The University of Iowa LibrariesThe Biographical Dictionary of Iowa: Jacket Art - Agriculture - Cresco, Iowa by Richard Haines ca 1934 -  Photo by Scott Christopher courtesy of Gregg Narber


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Kinnick, Nile Clarke
(July 9, 1918–June 2, 1943)

–student, athlete, and naval airman—was born in Adel, Iowa. His father, Nile Clark Kin-nick, was a farm manager in Adel, and his maternal grandfather, George W. Clarke, was a former governor of Iowa. As a youth, Kin nick excelled in several sports. He played American Legion baseball, catching for future Hall of Famer Bob Feller, and in 1930 he led the Adel Junior High football team to an undefeated season. In three seasons of high school basketball, Kinnick scored more than 1,000 points.

    During the Great Depression, as the Kin-nicks fell on hard times, Kinnick's father found work with the Federal Land Bank in Omaha. Kinnick finished his last two years of high school at Benson High School in Omaha, then enrolled at the State University of Iowa, where he excelled academically. As a freshman, he played on the baseball, basketball, and football teams. In his sophomore year, he dropped baseball, and as a junior he dropped basketball, in order to concentrate on his studies and football. After successful freshman and sophomore football seasons, Kinnick struggled his junior year with a painful ankle injury for which, as a Christian Scientist, he refused treatment.

    In 1939, Kinnick's senior season, he became the undisputed star of a team that became known as the "Ironmen" because the roster was so thin that key players were forced to play 60 full minutes in several games. Kin-nick played an amazing 402 consecutive minutes until he was injured in the final game of the season. The undermanned Hawkeyes compiled a surprising season record of 6-1-1, highlighted by dramatic wins over Notre Dame and Minnesota. Notre Dame arrived in Iowa City with a six-game winning streak and was ranked number one in the nation. Kin-nick scored the Hawkeyes' only touchdown and converted the crucial extra point in the 7- 6 upset, and he booted a spectacular 63-yard punt in the final minutes to pin the Irish near their own goal line and preserve the win. Against the powerful Minnesota squad, the Hawkeyes fell behind 9-0, but Kinnick threw two touchdown passes in the fourth quarter to secure the 13-9 victory.

    At the end of the season, Kinnick was named to virtually every All-American list in the country, and he won the Heisman Trophy, the Walter Camp Award, and the Maxwell Award. In a poll conducted by the Associated Press, he was picked as the nation's top male athlete of the year over such notables as Joe DiMaggio and Joe Louis. In his highly acclaimed acceptance speech for the Heisman, Kinnick finished by saying, "If you will permit me, I'd like to make a comment which in my mind is indicative, perhaps, of the greater significance of football, and sports emphasis in general in this country, and that is, I thank God I was warring on the gridirons of the Midwest, and not on the battlefields of Europe. I can speak confidently and positively that the players of this country, would much more, much rather struggle and fight to win the Heisman award, than the Croix de Guerre."Bill Cunningham of the Boston Post summarized many listeners' feelings when he wrote, "This country's O.K. as long as it produces Nile Kinnicks. The football part is incidental."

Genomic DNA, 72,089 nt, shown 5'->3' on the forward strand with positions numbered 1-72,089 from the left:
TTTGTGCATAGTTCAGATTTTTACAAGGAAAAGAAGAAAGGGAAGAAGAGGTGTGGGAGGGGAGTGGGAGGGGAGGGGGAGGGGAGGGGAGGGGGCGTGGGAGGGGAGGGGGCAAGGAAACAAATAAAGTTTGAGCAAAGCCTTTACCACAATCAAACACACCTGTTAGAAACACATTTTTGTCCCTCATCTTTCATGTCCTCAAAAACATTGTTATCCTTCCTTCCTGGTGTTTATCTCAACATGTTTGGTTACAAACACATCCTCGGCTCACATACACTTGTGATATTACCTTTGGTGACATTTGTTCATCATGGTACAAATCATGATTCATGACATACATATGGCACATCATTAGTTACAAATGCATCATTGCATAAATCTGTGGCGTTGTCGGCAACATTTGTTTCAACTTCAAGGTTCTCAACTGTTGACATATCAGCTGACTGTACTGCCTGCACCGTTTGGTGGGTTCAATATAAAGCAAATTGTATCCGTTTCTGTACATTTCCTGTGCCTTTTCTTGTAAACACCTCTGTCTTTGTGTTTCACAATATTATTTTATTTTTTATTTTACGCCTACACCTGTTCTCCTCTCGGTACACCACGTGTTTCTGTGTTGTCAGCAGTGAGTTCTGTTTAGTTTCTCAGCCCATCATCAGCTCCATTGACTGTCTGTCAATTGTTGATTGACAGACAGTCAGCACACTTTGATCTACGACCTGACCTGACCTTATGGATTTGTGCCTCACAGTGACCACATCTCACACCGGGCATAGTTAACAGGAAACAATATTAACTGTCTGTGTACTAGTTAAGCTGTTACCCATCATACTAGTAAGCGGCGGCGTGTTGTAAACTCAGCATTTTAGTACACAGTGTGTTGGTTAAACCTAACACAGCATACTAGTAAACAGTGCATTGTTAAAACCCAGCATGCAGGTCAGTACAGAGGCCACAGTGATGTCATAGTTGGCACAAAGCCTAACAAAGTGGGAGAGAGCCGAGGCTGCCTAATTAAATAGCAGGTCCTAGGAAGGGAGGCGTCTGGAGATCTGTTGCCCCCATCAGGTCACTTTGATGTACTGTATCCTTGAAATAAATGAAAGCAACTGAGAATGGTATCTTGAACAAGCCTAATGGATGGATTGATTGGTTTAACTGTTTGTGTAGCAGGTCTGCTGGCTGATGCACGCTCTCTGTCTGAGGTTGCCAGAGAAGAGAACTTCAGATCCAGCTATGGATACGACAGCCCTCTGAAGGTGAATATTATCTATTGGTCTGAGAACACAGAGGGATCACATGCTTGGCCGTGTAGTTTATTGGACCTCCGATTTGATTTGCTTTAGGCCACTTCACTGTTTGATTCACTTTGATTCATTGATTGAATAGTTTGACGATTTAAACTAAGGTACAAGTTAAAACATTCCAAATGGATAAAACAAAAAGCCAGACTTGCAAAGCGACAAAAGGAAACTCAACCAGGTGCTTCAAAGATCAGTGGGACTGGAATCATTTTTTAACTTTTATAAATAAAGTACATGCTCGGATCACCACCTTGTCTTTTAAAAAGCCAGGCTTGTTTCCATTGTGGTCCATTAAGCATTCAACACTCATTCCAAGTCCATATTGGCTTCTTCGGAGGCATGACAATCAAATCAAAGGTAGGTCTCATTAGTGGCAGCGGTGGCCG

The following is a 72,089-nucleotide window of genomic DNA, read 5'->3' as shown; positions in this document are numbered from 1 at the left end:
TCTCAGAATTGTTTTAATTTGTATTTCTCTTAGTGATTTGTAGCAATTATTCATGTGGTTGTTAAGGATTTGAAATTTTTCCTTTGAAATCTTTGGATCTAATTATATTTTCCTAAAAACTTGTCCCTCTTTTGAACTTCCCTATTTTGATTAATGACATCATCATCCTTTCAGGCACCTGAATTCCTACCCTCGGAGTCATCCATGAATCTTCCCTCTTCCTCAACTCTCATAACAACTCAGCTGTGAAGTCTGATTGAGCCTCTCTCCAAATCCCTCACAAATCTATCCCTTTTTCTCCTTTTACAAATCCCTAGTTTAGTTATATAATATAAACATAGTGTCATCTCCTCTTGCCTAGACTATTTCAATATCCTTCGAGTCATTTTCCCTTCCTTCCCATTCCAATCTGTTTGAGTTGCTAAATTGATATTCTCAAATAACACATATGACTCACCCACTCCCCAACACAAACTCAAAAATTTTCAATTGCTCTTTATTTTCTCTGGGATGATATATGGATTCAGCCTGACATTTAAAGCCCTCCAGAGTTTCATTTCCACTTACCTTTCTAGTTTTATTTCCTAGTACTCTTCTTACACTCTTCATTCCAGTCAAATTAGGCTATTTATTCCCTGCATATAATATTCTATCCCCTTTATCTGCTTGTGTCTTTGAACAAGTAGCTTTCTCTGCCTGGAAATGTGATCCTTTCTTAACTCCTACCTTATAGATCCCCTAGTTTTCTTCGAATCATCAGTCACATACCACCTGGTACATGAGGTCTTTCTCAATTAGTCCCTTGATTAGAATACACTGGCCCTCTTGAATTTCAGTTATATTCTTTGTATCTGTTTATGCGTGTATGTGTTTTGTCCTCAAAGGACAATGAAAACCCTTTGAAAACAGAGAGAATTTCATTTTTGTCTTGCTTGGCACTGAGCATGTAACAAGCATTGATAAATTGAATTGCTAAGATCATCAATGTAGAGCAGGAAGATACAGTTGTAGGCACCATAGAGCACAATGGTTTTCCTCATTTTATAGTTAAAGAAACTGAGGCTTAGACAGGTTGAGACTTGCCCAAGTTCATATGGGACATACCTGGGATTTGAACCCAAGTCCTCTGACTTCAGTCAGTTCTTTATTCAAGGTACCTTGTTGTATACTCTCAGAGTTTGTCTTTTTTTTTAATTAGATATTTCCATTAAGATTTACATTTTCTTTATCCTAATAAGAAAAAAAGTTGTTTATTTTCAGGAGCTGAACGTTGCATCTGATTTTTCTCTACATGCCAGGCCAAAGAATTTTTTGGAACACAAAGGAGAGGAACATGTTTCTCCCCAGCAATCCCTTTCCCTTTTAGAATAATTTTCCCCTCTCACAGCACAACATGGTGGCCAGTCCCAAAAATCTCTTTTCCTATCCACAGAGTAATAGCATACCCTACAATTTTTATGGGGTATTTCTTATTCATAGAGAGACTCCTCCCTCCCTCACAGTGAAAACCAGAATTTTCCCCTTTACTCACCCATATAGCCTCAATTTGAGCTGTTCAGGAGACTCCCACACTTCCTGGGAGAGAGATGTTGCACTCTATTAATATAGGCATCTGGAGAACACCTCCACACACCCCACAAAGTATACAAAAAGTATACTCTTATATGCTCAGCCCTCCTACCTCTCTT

 In addition to his athletic success, Kinnick had a 3.4 grade point average, was elected to Phi Beta Kappa, and was a member of Phi Kappa Psi. After graduating with a B.A. in commerce, Kinnick passed up an opportunity to play professional football and instead enrolled in law school, contemplating a career in politics like his grandfather.

    After his first year in law school, he enlisted in the U.S. Navy Air Corps Reserve and was called to active duty three days after the bombing of Pearl Harbor. On June 2, 1943, Kinnick took off on a routine training flight from the carrier USS Lexington, which was on a shakedown cruise in the Caribbean Sea. After his plane developed mechanical difficulties, Kin-nick attempted a water landing, but when rescuers reached the crash site, neither the plane nor his body was found.

    After the war, the State University of Iowa's student council voted to rename the football stadium, then called Iowa Stadium, for Kin-nick, but his father objected to the plan because he did not want his son singled out from the many young men who had died in the war. In 1972 Cedar Rapids Gazette sportswriter Gus Schrader rekindled interest in naming the stadium for Kinnick, and the elder Kinnick gave his approval.
Sources Kinnick's papers are held by the University Archives, Special Collections, University of Iowa Libraries, Iowa City. See also Paul Baender, ed., A Hero Perished: The Diary and Selected Letters of Nile Kinnick (1991); and Mark Dukes, Greatest Moments in Iowa Hawkeyes Football History (1998).
Contributor: Spencer Howard